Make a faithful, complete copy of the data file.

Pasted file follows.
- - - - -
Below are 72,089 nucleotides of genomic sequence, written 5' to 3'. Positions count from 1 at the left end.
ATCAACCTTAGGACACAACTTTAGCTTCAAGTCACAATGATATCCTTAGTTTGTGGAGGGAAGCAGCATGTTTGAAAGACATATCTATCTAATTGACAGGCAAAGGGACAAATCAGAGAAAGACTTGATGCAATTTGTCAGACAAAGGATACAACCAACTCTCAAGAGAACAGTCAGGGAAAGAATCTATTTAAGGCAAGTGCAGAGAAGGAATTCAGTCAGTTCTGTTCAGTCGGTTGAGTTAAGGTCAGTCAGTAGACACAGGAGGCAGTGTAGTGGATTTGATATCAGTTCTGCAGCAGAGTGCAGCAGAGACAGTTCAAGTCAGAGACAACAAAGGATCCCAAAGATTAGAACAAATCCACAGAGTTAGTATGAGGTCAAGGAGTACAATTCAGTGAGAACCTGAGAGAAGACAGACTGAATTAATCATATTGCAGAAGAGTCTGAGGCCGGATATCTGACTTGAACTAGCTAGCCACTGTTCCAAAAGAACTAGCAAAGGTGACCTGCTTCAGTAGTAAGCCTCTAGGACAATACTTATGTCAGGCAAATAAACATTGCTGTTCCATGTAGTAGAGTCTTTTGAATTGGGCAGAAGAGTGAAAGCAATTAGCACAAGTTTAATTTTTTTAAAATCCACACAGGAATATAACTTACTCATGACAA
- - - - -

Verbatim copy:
Below are 72,089 nucleotides of genomic sequence, written 5' to 3'. Positions count from 1 at the left end.
ATCAACCTTAGGACACAACTTTAGCTTCAAGTCACAATGATATCCTTAGTTTGTGGAGGGAAGCAGCATGTTTGAAAGACATATCTATCTAATTGACAGGCAAAGGGACAAATCAGAGAAAGACTTGATGCAATTTGTCAGACAAAGGATACAACCAACTCTCAAGAGAACAGTCAGGGAAAGAATCTATTTAAGGCAAGTGCAGAGAAGGAATTCAGTCAGTTCTGTTCAGTCGGTTGAGTTAAGGTCAGTCAGTAGACACAGGAGGCAGTGTAGTGGATTTGATATCAGTTCTGCAGCAGAGTGCAGCAGAGACAGTTCAAGTCAGAGACAACAAAGGATCCCAAAGATTAGAACAAATCCACAGAGTTAGTATGAGGTCAAGGAGTACAATTCAGTGAGAACCTGAGAGAAGACAGACTGAATTAATCATATTGCAGAAGAGTCTGAGGCCGGATATCTGACTTGAACTAGCTAGCCACTGTTCCAAAAGAACTAGCAAAGGTGACCTGCTTCAGTAGTAAGCCTCTAGGACAATACTTATGTCAGGCAAATAAACATTGCTGTTCCATGTAGTAGAGTCTTTTGAATTGGGCAGAAGAGTGAAAGCAATTAGCACAAGTTTAATTTTTTTAAAATCCACACAGGAATATAACTTACTCATGACAA